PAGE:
Basel III: A global regulatory framework for more resilient banks and banking systems - revised version June 2011

This version

BCBS  | 
01 June 2011
Status:  Consolidated


This standard has been integrated into the consolidated Basel Framework.

The Basel III framework is a central element of the Basel Committee's response to the global financial crisis. It addresses a number of shortcomings in the pre-crisis regulatory framework and provides a foundation for a resilient banking system that will help avoid the build-up of systemic vulnerabilities. The framework will allow the banking system to support the real economy through the economic cycle. 

This document, originally published in December 2010 and updated in June 2011 (to reflect a minor modification to the credit valuation adjustments applied to address counterparty credit risk in bilateral trades) represents the initial phase of Basel III reforms, which focused on strengthening the following components of the regulatory framework: 

  • improving the quality of bank regulatory capital by placing a greater focus on going-concern loss-absorbing capital in the form of Common Equity Tier 1 (CET1) capital;
  • increasing the level of capital requirements to ensure that banks are sufficiently resilient to withstand losses in times of stress;
  • enhancing risk capture by revising areas of the risk-weighted capital framework that proved to be acutely miscalibrated, including the global standards for market risk, counterparty credit risk and securitisation;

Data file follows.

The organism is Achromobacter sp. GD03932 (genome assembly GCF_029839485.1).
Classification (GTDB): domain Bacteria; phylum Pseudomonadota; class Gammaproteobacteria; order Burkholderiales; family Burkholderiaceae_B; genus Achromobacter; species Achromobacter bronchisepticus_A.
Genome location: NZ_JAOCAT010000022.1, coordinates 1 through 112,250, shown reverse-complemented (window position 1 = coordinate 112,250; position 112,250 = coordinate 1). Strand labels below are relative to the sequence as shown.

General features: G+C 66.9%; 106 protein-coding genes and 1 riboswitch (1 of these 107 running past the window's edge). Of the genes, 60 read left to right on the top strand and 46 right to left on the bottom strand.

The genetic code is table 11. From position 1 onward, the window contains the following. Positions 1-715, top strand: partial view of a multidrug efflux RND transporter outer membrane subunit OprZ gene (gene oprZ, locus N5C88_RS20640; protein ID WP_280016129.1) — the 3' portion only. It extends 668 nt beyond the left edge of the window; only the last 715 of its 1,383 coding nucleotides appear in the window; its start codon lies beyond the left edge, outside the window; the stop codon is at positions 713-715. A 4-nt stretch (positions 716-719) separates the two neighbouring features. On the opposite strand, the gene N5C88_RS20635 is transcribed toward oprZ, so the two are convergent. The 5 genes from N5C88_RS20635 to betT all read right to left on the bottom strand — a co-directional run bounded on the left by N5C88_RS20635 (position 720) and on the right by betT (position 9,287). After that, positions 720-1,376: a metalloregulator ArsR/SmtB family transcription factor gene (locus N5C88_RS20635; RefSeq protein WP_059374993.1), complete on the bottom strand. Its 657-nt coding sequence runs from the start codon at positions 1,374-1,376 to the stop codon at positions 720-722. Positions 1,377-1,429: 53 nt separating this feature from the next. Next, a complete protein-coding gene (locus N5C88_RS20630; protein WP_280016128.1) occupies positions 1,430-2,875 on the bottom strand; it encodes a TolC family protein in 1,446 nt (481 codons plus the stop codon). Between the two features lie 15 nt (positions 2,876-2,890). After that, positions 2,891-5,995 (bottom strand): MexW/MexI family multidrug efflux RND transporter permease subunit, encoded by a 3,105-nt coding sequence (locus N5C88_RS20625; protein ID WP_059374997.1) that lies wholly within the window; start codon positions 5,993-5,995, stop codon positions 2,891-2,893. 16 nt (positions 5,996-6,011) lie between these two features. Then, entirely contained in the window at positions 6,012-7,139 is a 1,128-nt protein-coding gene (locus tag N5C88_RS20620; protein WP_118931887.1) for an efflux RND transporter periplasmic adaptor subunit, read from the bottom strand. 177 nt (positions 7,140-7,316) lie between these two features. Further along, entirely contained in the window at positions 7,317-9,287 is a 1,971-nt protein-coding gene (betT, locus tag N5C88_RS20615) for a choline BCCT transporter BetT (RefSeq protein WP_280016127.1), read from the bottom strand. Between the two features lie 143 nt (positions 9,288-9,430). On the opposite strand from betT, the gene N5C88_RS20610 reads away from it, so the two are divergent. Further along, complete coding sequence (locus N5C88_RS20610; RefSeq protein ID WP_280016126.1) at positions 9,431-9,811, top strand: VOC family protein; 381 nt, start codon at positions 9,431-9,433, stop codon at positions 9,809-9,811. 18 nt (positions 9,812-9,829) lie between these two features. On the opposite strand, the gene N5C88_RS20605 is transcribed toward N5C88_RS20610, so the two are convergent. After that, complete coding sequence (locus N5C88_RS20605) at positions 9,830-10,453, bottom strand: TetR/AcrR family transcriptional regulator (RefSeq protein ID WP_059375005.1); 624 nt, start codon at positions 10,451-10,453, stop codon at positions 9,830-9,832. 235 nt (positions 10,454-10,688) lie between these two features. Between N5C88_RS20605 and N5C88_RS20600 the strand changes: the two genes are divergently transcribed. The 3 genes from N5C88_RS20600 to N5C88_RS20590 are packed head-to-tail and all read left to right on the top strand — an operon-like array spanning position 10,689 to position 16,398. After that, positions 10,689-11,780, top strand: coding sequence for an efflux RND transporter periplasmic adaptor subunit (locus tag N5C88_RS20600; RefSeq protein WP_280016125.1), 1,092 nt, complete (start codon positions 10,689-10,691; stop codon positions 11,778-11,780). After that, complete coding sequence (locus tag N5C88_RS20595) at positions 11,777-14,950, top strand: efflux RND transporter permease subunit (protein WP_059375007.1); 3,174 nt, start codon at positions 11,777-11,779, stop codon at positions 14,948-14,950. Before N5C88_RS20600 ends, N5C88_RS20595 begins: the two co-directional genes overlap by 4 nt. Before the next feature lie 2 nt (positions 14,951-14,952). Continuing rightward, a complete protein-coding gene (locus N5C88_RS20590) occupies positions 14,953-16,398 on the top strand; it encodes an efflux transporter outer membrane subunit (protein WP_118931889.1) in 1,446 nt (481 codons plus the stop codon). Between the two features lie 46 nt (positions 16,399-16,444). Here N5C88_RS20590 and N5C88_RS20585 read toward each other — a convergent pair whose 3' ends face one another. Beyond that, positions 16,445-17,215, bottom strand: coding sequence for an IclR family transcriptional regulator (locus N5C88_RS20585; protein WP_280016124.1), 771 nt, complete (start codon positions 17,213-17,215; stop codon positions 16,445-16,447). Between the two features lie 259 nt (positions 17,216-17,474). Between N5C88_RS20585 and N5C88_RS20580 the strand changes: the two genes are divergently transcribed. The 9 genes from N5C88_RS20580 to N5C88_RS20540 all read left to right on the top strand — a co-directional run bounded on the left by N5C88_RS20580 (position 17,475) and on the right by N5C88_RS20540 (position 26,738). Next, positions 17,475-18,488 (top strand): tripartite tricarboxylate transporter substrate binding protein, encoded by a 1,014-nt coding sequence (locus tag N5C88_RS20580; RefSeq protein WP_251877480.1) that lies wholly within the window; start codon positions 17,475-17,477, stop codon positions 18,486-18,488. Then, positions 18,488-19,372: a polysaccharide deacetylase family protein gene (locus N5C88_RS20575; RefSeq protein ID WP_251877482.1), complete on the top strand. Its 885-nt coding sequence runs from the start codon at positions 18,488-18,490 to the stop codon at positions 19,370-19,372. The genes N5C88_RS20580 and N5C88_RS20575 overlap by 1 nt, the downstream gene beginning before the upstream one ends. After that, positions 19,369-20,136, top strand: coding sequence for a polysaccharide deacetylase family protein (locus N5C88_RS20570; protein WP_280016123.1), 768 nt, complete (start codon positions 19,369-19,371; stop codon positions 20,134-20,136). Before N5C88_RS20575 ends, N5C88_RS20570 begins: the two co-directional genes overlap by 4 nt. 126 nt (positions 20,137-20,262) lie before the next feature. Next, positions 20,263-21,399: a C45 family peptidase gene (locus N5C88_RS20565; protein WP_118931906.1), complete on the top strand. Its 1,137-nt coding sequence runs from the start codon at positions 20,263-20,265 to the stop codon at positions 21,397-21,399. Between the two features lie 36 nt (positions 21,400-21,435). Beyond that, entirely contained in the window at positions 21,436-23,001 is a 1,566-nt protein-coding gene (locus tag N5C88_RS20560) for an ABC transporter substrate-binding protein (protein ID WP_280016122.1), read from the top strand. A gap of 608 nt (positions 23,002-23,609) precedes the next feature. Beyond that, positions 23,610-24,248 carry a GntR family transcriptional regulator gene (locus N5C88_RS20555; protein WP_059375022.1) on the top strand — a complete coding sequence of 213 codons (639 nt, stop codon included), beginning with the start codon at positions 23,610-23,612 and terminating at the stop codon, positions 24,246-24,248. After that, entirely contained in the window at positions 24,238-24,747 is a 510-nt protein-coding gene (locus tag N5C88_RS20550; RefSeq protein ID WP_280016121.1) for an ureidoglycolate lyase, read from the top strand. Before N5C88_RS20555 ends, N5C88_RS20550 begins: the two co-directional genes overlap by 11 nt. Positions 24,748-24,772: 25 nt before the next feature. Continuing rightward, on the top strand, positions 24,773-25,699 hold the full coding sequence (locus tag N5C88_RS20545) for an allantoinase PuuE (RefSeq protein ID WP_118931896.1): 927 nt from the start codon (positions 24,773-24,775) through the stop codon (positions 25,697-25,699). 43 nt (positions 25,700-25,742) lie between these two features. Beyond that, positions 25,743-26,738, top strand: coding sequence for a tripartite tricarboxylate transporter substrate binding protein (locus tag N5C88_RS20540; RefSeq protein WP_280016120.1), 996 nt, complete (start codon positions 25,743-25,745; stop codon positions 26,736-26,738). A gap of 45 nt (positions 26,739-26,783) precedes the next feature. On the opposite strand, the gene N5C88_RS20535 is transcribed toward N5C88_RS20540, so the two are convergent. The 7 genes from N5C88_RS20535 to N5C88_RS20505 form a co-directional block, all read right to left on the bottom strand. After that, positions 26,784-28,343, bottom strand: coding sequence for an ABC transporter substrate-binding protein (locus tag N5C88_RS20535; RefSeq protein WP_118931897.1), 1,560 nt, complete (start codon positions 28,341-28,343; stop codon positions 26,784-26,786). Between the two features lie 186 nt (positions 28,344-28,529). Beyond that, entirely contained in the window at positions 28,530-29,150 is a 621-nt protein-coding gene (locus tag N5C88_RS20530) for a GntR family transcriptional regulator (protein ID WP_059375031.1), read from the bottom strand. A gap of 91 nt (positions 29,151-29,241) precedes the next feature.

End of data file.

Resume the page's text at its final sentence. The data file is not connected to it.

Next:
• adding macroprudential elements to the regulatory framework, by: (i) introducing capital buffers that are built up in good times and can be drawn down in times of stress to limit procyclicality; (ii) establishing a large exposures regime that mitigates systemic risks arising from interlinkages across financial institutions and concentrated exposures; and (iii) putting in place a capital buffer to address the externalities created by systemically important banks; and
  • specifying a minimum leverage ratio requirement to constrain excess leverage in the banking system and complement the risk-weighted capital requirements. 

The Committee has also introduced an international framework for mitigating excessive liquidity risk and maturity transformation, through the Liquidity Coverage Ratio and Net Stable Funding Ratio, which is described in a separate publication

The original version of the Basel III capital rules can be found here. The modification to the credit valuation adjustments framework is decribed in the press release